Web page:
All it does is take the value of the Sales Amount measure at the lowest granularities of the Customer, Date and Product dimensions, multiply it by 0.08 to find a tax value, and because [Tax Amount] is a real, non-calculated measure, the result of the calculation aggregates up through the cube. [I know that I don’t have to aggregate the result of this specific calculation but remember that this is a simplified example – in the real case I did have to write the calculation using Scope statements – and anyway the best way of handling a basic multiplication like this would be with a measure expression]
The performance was sub-second for my test query and I was happy, but then I realised that the same tax rate was being used in other calculations and may change in the future, so I thought I would store the value 0.08 in a calculated measure:
Chris walks through several iterations of this before landing on a solution which is both reasonable and fast.
First let me give you a little background of why you would want to clear SSAS cache from C# code when you can do this using an XMLA command from SSMS.
If you have a slow MDX/DAX SSAS query , you have a couple of options for improving the performance (assuming no hardware changes):
- Rewrite the query differently if you have control over the query. (You will have two queries that you want to compare against the same database.)
- Make changes to the SSAS database to follow a better design. (You will have one query to run against two databases)
Regardless of which route you go, you should compare the performance before and after the changes to see how much you gained from the change.
Click through for more, including the code.
While trying to set up VertiPaq Analyzer on a new computer, I ran into a problem where Excel was not letting me change the SSAS connection that was built in the workbook. It turns out I had missed one of steps in the instructions in the workbook. As a result, when I got to Connection Properties, everything was grayed out and this message was at the bottom:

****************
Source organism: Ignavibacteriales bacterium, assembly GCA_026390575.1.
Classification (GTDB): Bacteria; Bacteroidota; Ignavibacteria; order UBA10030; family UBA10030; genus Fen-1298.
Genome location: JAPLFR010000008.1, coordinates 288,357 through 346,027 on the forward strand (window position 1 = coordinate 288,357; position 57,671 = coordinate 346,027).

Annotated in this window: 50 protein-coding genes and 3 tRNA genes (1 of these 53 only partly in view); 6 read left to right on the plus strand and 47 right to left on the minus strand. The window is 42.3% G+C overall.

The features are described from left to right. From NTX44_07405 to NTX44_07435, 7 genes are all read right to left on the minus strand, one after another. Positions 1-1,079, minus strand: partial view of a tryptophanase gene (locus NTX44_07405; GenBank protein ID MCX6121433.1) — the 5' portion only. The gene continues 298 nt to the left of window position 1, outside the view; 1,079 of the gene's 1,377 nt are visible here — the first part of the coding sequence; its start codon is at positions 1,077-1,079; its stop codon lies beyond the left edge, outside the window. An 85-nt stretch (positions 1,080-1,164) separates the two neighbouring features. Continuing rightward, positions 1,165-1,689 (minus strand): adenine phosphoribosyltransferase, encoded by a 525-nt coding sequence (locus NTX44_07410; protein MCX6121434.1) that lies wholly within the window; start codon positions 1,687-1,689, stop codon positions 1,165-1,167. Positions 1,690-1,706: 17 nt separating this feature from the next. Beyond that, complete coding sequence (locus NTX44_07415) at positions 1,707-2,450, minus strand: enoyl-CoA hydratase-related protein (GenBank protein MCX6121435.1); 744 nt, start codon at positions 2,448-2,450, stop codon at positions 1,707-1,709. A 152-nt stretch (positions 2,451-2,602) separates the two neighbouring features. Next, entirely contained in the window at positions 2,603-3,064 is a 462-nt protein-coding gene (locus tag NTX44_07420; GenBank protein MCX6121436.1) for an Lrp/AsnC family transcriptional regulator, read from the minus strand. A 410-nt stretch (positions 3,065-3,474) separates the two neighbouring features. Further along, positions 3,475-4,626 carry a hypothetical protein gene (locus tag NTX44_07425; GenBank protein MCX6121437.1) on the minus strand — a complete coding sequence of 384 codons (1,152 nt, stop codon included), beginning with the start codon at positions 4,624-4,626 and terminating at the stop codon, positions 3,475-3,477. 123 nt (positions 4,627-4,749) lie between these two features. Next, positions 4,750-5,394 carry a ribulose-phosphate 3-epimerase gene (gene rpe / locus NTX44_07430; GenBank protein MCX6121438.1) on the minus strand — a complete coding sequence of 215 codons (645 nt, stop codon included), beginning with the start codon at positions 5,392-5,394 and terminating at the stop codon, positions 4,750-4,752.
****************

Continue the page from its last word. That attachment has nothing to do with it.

Some properties cannot be changed because this connection was modified using PowerPivot Add-in.
Read on to see how to fix this. And check out VertiPaq Analyzer if you’re working heavily with Analysis Services Tabular or Power BI.
While I was playing around with the new release (August 2018) of Power BI Desktop I noticed there was an undocumented change: similar to the OData improvements I blogged about here, there is a new option in the AnalysisServices.Database() and AnalysisServices.Databases() M functions that turns on a newer version of the MDX generation layer used by the Power Query engine. Like the OData improvements it is an option called Implementation=”2.0”, used like this:AnalysisServices.Databases( "localhost", [ TypedMeasureColumns=true, Implementation="2.0" ] )
…and also, as with the OData improvements, you will need to manually edit any existing M queries to take advantage of this.
Read on for Chris’s test and analysis of the resulting MDX output.
When executing the following query (on the Adventure Works 2012 sample database/cube), you’ll see two columns in the result displayed by SSMS. It’s probably what you’re expecting, you’re only selecting one specific level of the hierarchy [Date].[Calendar Date] and one measure.
You’re probably expecting that NBi will also consider two columns. Unfortunately, it’s not the case: NBi will consider 4 columns! What are the additional and unexpected columns? The [Date].[Calendar].[Calendar Year] and [Date].[Calendar].[Calendar Semester] are also returned. In reality, this is not something specific to NBi, it’s just the standard behaviour of the ADOMD library and SSMS is cheating when only displaying one column for the level!